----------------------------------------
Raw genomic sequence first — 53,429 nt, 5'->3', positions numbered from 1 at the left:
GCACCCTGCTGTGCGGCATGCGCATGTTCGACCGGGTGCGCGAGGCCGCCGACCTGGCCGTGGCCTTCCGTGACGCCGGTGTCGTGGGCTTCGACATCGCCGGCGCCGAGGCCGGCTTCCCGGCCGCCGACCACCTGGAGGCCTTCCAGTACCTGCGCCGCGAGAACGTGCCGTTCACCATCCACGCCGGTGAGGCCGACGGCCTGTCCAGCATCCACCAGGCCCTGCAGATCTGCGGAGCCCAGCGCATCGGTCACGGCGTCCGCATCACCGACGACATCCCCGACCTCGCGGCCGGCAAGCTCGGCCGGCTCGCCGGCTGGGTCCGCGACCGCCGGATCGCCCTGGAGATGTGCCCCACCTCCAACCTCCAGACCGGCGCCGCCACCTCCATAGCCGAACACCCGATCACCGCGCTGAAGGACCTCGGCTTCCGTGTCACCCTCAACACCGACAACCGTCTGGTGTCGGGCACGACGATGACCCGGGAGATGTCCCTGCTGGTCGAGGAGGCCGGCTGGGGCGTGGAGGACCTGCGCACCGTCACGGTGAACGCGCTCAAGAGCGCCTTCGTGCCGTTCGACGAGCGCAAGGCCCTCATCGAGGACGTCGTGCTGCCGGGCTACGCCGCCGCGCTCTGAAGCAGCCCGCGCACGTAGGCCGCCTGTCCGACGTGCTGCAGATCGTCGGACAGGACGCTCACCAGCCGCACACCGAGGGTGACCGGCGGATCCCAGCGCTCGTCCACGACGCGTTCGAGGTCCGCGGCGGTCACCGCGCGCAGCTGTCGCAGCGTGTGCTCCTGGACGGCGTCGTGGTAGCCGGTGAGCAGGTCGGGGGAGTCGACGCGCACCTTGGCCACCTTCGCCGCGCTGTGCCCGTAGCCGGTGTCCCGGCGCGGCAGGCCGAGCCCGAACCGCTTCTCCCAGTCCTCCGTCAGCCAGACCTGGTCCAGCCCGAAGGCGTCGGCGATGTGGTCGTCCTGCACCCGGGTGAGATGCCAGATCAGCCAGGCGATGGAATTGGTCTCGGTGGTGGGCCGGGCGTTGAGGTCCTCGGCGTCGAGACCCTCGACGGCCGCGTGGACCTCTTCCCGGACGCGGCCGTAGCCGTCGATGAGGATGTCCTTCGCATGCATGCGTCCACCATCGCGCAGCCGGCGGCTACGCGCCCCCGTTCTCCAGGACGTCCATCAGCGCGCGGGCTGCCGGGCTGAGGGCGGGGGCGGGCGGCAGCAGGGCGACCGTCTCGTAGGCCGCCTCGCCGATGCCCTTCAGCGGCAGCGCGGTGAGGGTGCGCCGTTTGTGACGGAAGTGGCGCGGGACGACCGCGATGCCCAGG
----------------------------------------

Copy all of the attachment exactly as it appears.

Raw genomic sequence first — 53,429 nt, 5'->3', positions numbered from 1 at the left:
GCACCCTGCTGTGCGGCATGCGCATGTTCGACCGGGTGCGCGAGGCCGCCGACCTGGCCGTGGCCTTCCGTGACGCCGGTGTCGTGGGCTTCGACATCGCCGGCGCCGAGGCCGGCTTCCCGGCCGCCGACCACCTGGAGGCCTTCCAGTACCTGCGCCGCGAGAACGTGCCGTTCACCATCCACGCCGGTGAGGCCGACGGCCTGTCCAGCATCCACCAGGCCCTGCAGATCTGCGGAGCCCAGCGCATCGGTCACGGCGTCCGCATCACCGACGACATCCCCGACCTCGCGGCCGGCAAGCTCGGCCGGCTCGCCGGCTGGGTCCGCGACCGCCGGATCGCCCTGGAGATGTGCCCCACCTCCAACCTCCAGACCGGCGCCGCCACCTCCATAGCCGAACACCCGATCACCGCGCTGAAGGACCTCGGCTTCCGTGTCACCCTCAACACCGACAACCGTCTGGTGTCGGGCACGACGATGACCCGGGAGATGTCCCTGCTGGTCGAGGAGGCCGGCTGGGGCGTGGAGGACCTGCGCACCGTCACGGTGAACGCGCTCAAGAGCGCCTTCGTGCCGTTCGACGAGCGCAAGGCCCTCATCGAGGACGTCGTGCTGCCGGGCTACGCCGCCGCGCTCTGAAGCAGCCCGCGCACGTAGGCCGCCTGTCCGACGTGCTGCAGATCGTCGGACAGGACGCTCACCAGCCGCACACCGAGGGTGACCGGCGGATCCCAGCGCTCGTCCACGACGCGTTCGAGGTCCGCGGCGGTCACCGCGCGCAGCTGTCGCAGCGTGTGCTCCTGGACGGCGTCGTGGTAGCCGGTGAGCAGGTCGGGGGAGTCGACGCGCACCTTGGCCACCTTCGCCGCGCTGTGCCCGTAGCCGGTGTCCCGGCGCGGCAGGCCGAGCCCGAACCGCTTCTCCCAGTCCTCCGTCAGCCAGACCTGGTCCAGCCCGAAGGCGTCGGCGATGTGGTCGTCCTGCACCCGGGTGAGATGCCAGATCAGCCAGGCGATGGAATTGGTCTCGGTGGTGGGCCGGGCGTTGAGGTCCTCGGCGTCGAGACCCTCGACGGCCGCGTGGACCTCTTCCCGGACGCGGCCGTAGCCGTCGATGAGGATGTCCTTCGCATGCATGCGTCCACCATCGCGCAGCCGGCGGCTACGCGCCCCCGTTCTCCAGGACGTCCATCAGCGCGCGGGCTGCCGGGCTGAGGGCGGGGGCGGGCGGCAGCAGGGCGACCGTCTCGTAGGCCGCCTCGCCGATGCCCTTCAGCGGCAGCGCGGTGAGGGTGCGCCGTTTGTGACGGAAGTGGCGCGGGACGACCGCGATGCCCAGG